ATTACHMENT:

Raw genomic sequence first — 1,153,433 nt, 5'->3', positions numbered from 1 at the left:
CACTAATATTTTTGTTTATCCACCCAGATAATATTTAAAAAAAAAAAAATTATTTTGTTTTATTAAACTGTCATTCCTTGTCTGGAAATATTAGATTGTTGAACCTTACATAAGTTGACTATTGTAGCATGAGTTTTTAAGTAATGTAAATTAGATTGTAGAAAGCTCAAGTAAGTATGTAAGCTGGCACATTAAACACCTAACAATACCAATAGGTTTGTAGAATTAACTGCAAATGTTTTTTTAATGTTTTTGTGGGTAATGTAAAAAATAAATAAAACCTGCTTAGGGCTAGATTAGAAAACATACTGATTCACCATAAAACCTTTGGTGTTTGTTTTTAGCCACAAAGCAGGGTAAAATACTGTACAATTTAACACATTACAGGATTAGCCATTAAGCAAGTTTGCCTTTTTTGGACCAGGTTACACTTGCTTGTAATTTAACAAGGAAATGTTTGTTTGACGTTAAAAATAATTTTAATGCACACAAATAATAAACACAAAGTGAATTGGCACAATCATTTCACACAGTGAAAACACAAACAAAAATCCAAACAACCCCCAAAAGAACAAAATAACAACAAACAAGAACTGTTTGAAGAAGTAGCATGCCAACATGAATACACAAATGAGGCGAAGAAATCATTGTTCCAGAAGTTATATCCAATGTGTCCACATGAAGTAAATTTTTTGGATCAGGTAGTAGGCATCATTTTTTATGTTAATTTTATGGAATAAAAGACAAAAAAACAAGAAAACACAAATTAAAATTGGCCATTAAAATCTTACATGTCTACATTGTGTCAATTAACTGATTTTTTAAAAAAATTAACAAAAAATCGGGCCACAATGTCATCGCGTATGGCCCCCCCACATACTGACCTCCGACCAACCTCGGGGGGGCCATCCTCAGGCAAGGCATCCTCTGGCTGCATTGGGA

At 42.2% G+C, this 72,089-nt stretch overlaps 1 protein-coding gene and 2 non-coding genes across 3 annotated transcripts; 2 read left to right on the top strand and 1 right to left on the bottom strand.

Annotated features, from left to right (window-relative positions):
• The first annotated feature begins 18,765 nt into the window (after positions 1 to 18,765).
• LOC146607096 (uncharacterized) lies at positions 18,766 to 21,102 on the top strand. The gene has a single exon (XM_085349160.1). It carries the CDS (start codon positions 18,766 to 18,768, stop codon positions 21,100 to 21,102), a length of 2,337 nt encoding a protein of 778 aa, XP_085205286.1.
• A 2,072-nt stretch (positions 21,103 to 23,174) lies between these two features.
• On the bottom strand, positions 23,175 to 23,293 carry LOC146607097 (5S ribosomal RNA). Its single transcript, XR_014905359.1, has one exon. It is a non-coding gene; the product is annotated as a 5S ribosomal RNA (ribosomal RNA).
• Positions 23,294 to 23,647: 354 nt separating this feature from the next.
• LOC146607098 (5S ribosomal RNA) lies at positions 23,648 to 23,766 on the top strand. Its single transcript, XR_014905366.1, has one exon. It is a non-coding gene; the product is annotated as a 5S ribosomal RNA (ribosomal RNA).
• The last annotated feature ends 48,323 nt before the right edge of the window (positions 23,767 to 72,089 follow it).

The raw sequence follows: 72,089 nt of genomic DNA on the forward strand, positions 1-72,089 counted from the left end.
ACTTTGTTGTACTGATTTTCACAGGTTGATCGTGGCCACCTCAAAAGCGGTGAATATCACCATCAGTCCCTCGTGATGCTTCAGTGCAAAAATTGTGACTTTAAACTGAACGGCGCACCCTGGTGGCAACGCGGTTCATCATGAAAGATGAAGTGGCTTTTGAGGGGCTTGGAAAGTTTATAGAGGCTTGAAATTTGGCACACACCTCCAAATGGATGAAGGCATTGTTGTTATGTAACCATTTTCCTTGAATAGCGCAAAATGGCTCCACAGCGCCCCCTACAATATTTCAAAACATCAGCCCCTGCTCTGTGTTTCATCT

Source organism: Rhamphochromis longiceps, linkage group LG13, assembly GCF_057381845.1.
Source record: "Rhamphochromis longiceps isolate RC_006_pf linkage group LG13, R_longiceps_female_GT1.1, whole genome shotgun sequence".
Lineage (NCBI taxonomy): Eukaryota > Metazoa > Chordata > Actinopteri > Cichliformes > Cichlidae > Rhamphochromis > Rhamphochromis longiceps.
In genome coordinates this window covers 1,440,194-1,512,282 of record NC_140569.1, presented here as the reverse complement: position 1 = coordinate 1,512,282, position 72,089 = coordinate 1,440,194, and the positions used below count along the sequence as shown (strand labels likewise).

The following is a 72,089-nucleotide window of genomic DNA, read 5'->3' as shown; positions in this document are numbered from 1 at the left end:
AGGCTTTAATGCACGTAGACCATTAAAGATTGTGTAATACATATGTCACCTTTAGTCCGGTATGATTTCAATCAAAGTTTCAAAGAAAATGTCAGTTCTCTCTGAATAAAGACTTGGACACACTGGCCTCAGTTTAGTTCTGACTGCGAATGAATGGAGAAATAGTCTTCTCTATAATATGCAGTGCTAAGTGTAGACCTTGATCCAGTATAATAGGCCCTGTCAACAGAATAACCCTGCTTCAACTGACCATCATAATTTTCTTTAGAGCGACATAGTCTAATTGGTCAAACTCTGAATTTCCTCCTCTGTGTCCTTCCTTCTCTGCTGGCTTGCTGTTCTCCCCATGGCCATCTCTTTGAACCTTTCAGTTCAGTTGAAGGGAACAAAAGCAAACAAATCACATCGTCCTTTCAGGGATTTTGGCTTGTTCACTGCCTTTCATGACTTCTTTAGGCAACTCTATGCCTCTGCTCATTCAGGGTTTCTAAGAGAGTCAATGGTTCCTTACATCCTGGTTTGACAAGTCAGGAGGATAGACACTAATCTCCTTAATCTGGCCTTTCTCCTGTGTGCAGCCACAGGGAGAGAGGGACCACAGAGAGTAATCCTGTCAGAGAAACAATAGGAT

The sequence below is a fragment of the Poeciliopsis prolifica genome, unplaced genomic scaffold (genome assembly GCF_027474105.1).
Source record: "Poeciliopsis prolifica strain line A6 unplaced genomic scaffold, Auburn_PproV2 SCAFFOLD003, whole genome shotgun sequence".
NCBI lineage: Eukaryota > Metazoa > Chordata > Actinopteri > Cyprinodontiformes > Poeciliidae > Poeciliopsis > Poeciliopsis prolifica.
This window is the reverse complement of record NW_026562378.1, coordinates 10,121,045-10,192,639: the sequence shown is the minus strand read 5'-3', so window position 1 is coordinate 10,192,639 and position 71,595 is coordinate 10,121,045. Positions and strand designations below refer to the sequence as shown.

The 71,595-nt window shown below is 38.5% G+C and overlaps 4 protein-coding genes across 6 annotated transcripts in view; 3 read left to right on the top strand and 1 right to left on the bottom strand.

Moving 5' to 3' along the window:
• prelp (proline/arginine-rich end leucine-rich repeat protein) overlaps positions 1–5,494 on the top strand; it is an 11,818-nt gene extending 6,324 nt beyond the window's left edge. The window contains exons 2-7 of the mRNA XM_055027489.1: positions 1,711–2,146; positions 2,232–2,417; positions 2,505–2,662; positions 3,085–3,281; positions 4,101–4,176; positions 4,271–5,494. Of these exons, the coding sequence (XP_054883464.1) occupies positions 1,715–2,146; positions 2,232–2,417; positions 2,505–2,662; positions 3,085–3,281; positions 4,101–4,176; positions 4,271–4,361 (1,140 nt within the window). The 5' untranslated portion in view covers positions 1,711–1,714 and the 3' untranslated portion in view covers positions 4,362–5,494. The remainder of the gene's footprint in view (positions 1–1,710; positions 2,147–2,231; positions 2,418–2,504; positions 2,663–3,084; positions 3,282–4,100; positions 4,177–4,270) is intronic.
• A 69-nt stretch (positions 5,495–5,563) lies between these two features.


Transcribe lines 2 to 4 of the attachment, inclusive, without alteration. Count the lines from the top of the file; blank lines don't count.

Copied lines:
CACTAATATTTTTGTTTATCCACCCAGATAATATTTAAAAAAAAAAAAATTATTTTGTTTTATTAAACTGTCATTCCTTGTCTGGAAATATTAGATTGTTGAACCTTACATAAGTTGACTATTGTAGCATGAGTTTTTAAGTAATGTAAATTAGATTGTAGAAAGCTCAAGTAAGTATGTAAGCTGGCACATTAAACACCTAACAATACCAATAGGTTTGTAGAATTAACTGCAAATGTTTTTTTAATGTTTTTGTGGGTAATGTAAAAAATAAATAAAACCTGCTTAGGGCTAGATTAGAAAACATACTGATTCACCATAAAACCTTTGGTGTTTGTTTTTAGCCACAAAGCAGGGTAAAATACTGTACAATTTAACACATTACAGGATTAGCCATTAAGCAAGTTTGCCTTTTTTGGACCAGGTTACACTTGCTTGTAATTTAACAAGGAAATGTTTGTTTGACGTTAAAAATAATTTTAATGCACACAAATAATAAACACAAAGTGAATTGGCACAATCATTTCACACAGTGAAAACACAAACAAAAATCCAAACAACCCCCAAAAGAACAAAATAACAACAAACAAGAACTGTTTGAAGAAGTAGCATGCCAACATGAATACACAAATGAGGCGAAGAAATCATTGTTCCAGAAGTTATATCCAATGTGTCCACATGAAGTAAATTTTTTGGATCAGGTAGTAGGCATCATTTTTTATGTTAATTTTATGGAATAAAAGACAAAAAAACAAGAAAACACAAATTAAAATTGGCCATTAAAATCTTACATGTCTACATTGTGTCAATTAACTGATTTTTTAAAAAAATTAACAAAAAATCGGGCCACAATGTCATCGCGTATGGCCCCCCCACATACTGACCTCCGACCAACCTCGGGGGGGCCATCCTCAGGCAAGGCATCCTCTGGCTGCATTGGGA

At 42.2% G+C, this 72,089-nt stretch overlaps 1 protein-coding gene and 2 non-coding genes across 3 annotated transcripts; 2 read left to right on the top strand and 1 right to left on the bottom strand.

Annotated features, from left to right (window-relative positions):